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Nature. 2016 Aug 25;536(7617):431-436. doi: 10.1038/nature19083. Epub 2016 Aug 10.

Molecular basis of APC/C regulation by the spindle assembly checkpoint.

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MRC Laboratory of Molecular Biology, Francis Crick Avenue, Cambridge, CB2 0QH, UK.
Contributed equally


In the dividing eukaryotic cell, the spindle assembly checkpoint (SAC) ensures that each daughter cell inherits an identical set of chromosomes. The SAC coordinates the correct attachment of sister chromatid kinetochores to the mitotic spindle with activation of the anaphase-promoting complex (APC/C), the E3 ubiquitin ligase responsible for initiating chromosome separation. In response to unattached kinetochores, the SAC generates the mitotic checkpoint complex (MCC), which inhibits the APC/C and delays chromosome segregation. By cryo-electron microscopy, here we determine the near-atomic resolution structure of a human APC/C–MCC complex (APC/C(MCC)). Degron-like sequences of the MCC subunit BubR1 block degron recognition sites on Cdc20, the APC/C coactivator subunit responsible for substrate interactions. BubR1 also obstructs binding of the initiating E2 enzyme UbcH10 to repress APC/C ubiquitination activity. Conformational variability of the complex enables UbcH10 association, and structural analysis shows how the Cdc20 subunit intrinsic to the MCC (Cdc20(MCC)) is ubiquitinated, a process that results in APC/C reactivation when the SAC is silenced.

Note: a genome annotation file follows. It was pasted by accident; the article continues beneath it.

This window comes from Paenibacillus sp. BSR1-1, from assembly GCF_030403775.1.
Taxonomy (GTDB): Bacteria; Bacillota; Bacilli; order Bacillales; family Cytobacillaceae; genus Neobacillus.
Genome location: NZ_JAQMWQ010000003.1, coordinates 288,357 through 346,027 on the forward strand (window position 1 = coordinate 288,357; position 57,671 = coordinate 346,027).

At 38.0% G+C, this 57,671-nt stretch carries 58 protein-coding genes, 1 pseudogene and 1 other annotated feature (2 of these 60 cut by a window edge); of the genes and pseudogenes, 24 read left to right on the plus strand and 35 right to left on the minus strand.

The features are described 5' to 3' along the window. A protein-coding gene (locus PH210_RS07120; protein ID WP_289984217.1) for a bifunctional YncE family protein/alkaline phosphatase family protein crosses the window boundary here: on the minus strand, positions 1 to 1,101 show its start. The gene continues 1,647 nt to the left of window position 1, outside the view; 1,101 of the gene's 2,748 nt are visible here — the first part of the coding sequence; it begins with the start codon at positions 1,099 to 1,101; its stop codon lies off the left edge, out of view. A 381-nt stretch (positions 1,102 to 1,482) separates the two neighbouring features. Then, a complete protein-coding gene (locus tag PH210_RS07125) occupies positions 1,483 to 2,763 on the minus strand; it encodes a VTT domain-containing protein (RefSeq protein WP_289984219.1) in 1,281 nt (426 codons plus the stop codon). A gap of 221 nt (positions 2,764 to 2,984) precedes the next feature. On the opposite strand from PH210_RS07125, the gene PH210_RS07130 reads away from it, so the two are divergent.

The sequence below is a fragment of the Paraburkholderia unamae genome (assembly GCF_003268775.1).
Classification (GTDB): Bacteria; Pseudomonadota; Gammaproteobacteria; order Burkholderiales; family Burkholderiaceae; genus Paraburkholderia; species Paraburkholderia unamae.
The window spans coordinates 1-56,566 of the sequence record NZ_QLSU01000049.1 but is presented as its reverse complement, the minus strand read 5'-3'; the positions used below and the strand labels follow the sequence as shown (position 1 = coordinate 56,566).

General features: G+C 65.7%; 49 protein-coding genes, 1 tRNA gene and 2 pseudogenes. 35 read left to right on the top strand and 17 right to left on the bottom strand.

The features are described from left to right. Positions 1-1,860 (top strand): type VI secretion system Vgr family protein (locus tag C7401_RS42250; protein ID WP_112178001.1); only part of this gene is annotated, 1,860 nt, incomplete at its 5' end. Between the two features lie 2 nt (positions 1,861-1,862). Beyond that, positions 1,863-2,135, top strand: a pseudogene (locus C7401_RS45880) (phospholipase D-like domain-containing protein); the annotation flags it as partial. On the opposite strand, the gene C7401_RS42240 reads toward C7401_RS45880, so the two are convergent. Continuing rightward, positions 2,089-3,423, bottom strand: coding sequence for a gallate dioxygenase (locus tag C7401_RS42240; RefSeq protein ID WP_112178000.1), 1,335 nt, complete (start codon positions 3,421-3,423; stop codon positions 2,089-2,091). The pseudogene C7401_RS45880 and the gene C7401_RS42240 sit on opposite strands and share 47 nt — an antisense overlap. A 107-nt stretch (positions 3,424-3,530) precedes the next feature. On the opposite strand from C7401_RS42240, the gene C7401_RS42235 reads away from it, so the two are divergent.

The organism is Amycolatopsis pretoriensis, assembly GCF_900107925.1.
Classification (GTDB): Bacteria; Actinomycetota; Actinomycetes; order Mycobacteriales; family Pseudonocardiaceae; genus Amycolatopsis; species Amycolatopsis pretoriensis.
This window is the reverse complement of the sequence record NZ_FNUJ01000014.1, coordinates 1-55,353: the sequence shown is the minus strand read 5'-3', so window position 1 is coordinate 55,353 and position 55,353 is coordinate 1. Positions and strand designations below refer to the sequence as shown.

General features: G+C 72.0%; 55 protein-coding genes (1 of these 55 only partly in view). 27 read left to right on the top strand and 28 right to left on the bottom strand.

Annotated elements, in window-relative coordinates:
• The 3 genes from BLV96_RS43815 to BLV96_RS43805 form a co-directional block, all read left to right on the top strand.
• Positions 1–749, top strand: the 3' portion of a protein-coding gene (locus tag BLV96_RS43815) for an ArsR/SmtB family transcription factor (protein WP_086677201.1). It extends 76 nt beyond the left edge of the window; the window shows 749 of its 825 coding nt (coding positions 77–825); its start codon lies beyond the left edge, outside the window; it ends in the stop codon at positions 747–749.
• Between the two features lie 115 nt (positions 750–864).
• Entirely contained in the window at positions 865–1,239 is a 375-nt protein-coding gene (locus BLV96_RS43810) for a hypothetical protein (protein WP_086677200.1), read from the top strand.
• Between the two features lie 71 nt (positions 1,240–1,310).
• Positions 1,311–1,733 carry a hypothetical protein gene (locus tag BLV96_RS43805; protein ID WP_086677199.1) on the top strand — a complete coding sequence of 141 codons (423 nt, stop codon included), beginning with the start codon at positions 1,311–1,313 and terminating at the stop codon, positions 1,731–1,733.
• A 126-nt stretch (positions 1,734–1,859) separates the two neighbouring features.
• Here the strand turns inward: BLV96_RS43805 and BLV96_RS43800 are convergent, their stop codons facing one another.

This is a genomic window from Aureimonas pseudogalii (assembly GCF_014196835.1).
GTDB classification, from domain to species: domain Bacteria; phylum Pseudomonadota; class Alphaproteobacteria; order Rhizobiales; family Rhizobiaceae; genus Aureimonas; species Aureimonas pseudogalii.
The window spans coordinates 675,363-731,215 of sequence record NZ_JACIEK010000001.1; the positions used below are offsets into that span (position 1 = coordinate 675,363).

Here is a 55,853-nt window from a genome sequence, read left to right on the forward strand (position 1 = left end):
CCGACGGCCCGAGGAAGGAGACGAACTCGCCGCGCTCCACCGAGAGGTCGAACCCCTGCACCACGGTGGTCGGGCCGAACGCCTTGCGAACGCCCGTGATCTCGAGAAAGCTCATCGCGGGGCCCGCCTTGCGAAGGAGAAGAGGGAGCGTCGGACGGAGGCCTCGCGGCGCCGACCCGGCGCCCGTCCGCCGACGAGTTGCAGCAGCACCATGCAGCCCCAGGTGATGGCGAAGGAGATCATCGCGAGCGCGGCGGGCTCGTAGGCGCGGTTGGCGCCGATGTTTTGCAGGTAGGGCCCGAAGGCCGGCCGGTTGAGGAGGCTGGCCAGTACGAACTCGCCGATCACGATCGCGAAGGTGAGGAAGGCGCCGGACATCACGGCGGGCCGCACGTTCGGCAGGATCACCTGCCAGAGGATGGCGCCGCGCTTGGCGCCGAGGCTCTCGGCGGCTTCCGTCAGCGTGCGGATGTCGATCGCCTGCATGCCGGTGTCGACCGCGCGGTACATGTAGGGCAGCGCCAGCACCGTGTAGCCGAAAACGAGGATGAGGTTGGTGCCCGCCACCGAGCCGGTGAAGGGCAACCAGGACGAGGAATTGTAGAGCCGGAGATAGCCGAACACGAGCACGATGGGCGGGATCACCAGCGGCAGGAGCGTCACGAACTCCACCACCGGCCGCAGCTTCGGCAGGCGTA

[Available on 2017-02-25]
[Indexed for MEDLINE]
Free PMC Article

Conflict of interest statement

The authors declare no competing financial interests.

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